McALLEN, RGV – At their board meeting on Wednesday evening, the directors of Workforce Solutions selected Francisco “Frank” Almaraz as the group’s chief executive officer.

Almaraz, aged 59, was born and raised in McAllen. He is a certified public accountant who has been serving as interim CEO at Workforce Solutions since last November. He has also served as deputy director and chief financial officer for the group.

“I am honored by this opportunity and excited to lead such a vibrant and ambitious organization with a clear and focused mission – to provide job seekers with the skills, and business the talent, they need to be successful,” Almaraz told the Guardian.

“I am also looking forward to continuing to work with our community partners, and elected officials, to maximize resources for our customers, enhance their skills set, and prepare them to compete in a global economy.”

Workforce Solutions covers Hidalgo, Starr and Willacy counties. It has 29 employees and an annual budget of about $42 million a year, with about 99 percent of that budget coming from the federal government. It is one of 28 such workforce boards in Texas and regularly wins statewide awards for its efficiency and effectiveness. Its administration costs are roughly six to eight percent of the budget, compared to the statewide average of ten to 12 percent.

Of the $42 million budget, about 85 percent goes to one, single, contractor, C2 Global Professional Services. This is because Workforce Solutions cannot provide direct services to customers. The five satellite centers the group has, in Edinburg, Mission, Weslaco, Rio Grande City, and Raymondville, are run by C2, which employs about 150 workers at those centers. “C2 does an excellent job,” Almaraz said.

Workforce Solutions has 25 directors on its board. They are appointed by the county judges of Hidalgo, Starr and Willacy counties and by the largest city in the service area, McAllen. All the directors have to be confirmed by the Governor of Texas. While the board comprises a number of officials from the non-profit, education and literacy arenas, 51 percent must be from the world of business. They meet once every two months.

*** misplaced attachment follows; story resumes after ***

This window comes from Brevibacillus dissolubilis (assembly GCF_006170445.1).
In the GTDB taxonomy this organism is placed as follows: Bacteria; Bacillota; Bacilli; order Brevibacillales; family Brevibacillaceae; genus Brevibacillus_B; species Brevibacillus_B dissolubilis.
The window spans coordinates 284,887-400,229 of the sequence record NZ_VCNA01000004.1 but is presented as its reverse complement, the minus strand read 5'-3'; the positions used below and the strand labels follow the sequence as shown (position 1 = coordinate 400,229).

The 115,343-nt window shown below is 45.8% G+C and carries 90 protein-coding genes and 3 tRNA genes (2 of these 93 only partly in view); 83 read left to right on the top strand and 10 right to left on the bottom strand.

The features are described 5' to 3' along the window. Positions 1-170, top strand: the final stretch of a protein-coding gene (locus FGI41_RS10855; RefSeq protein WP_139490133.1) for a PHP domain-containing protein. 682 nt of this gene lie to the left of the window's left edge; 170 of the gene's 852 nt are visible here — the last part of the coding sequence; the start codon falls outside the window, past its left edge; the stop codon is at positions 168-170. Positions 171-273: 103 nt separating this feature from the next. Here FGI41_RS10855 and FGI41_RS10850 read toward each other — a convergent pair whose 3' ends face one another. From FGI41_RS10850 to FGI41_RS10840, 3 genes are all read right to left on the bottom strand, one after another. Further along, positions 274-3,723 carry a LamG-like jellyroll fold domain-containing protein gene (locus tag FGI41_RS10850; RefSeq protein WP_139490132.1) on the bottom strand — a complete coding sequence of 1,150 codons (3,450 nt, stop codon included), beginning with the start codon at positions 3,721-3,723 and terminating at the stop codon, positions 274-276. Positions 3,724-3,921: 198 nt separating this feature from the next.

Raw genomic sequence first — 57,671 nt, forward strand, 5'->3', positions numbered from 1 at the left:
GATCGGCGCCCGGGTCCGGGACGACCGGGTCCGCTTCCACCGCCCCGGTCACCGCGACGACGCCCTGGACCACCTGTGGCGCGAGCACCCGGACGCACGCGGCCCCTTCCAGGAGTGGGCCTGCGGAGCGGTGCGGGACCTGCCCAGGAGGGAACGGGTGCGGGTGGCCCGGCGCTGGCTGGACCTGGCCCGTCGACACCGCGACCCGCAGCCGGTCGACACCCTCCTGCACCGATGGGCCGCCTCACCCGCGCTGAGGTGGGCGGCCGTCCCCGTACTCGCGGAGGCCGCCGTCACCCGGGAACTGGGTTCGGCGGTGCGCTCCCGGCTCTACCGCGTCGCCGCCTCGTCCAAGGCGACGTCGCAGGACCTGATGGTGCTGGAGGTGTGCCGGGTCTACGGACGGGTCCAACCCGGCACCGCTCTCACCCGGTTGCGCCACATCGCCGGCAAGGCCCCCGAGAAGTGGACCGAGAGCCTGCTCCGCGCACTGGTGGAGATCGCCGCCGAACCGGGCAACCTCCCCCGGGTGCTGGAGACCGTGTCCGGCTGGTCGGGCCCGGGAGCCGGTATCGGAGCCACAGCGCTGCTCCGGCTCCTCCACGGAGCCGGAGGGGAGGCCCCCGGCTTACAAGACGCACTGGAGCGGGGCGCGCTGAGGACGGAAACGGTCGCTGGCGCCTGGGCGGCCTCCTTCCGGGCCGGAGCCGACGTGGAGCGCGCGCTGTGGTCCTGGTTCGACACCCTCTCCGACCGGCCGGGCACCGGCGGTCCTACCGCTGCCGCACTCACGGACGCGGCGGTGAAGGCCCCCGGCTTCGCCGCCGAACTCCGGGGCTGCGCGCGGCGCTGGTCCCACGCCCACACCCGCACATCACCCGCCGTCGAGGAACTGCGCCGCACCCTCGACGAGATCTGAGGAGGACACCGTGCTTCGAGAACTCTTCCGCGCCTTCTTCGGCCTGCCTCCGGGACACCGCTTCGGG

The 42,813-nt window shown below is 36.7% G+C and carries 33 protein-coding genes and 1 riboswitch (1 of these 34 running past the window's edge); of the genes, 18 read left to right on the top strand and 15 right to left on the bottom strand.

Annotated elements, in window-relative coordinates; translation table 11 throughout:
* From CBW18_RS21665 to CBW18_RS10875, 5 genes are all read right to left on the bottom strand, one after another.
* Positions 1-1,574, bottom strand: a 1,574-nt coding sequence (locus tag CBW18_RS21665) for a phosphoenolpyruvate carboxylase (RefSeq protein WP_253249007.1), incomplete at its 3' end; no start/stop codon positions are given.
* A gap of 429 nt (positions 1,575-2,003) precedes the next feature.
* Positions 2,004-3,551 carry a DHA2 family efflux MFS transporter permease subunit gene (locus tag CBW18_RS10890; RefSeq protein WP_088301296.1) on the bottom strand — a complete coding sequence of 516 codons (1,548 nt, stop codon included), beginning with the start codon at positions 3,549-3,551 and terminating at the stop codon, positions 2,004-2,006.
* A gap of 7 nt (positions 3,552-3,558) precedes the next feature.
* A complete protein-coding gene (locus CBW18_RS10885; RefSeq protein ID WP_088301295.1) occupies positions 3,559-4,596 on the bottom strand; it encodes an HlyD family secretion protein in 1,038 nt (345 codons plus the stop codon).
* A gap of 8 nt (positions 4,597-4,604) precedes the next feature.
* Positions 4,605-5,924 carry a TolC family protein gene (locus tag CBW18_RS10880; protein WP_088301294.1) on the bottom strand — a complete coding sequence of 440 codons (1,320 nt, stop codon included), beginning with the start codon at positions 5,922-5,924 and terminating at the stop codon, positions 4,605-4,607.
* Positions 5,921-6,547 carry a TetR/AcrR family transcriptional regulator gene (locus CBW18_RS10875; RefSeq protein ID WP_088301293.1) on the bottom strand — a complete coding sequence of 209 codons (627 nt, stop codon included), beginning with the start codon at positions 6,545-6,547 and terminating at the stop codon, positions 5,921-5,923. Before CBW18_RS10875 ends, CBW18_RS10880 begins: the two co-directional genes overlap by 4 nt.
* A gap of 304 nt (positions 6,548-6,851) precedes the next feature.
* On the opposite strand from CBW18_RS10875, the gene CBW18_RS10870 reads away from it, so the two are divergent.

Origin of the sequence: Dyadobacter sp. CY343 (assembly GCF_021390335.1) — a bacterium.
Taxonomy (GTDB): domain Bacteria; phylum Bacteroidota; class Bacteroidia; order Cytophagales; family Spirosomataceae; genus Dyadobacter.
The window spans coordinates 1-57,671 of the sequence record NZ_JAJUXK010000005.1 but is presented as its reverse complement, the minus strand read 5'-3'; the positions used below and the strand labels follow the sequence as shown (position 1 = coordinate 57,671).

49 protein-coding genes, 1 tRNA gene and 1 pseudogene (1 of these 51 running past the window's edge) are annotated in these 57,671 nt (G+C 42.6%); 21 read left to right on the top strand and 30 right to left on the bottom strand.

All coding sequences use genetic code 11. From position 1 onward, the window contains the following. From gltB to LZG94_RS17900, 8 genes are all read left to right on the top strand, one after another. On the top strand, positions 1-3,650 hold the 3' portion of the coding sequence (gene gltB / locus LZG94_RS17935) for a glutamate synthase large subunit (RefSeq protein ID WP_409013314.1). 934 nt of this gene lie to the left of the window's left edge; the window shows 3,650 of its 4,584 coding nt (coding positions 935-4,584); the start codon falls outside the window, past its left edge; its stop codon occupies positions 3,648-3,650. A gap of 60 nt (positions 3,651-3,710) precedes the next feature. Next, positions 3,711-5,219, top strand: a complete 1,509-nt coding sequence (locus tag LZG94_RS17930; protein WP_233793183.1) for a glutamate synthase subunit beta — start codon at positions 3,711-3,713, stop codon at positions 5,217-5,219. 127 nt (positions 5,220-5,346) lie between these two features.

Asked to define Workforce Solutions’ mission, Almaraz told the Guardian: “We help businesses find the talent they need to be successful, that is our main goal, and we also help job seekers find employment. And, if they need training we provide them with training and support services so they get the skills they need to find a good paying job.”

Almaraz said about 50 percent of Workforce Solution’s budget is related to child care. “Child care can be provided while our customers are training or, if they are low-income or disabled, to help them keep their jobs. We help offset the cost of child care. If the person can prove that the cost of child care is an obstacle that keeps them from working, we can offset the cost,” he said.

Traditionally, Hidalgo, Starr and Willacy counties have higher than average unemployment levels. That is still the case today but Almaraz says those figures do not tell the full story.

“We are still not where we need to be but the unemployment rate is trending downward. Forbes, Magazine has recognized this region as one that is growing fast and we are bringing businesses into the Rio Grande Valley. SpaceX is a good example of that. We also have the I-69 interstate designation, Eagle Ford to the north and Mexico’s version of Eagle Ford Shale to the south. There are a lot of opportunities here,” Almaraz said.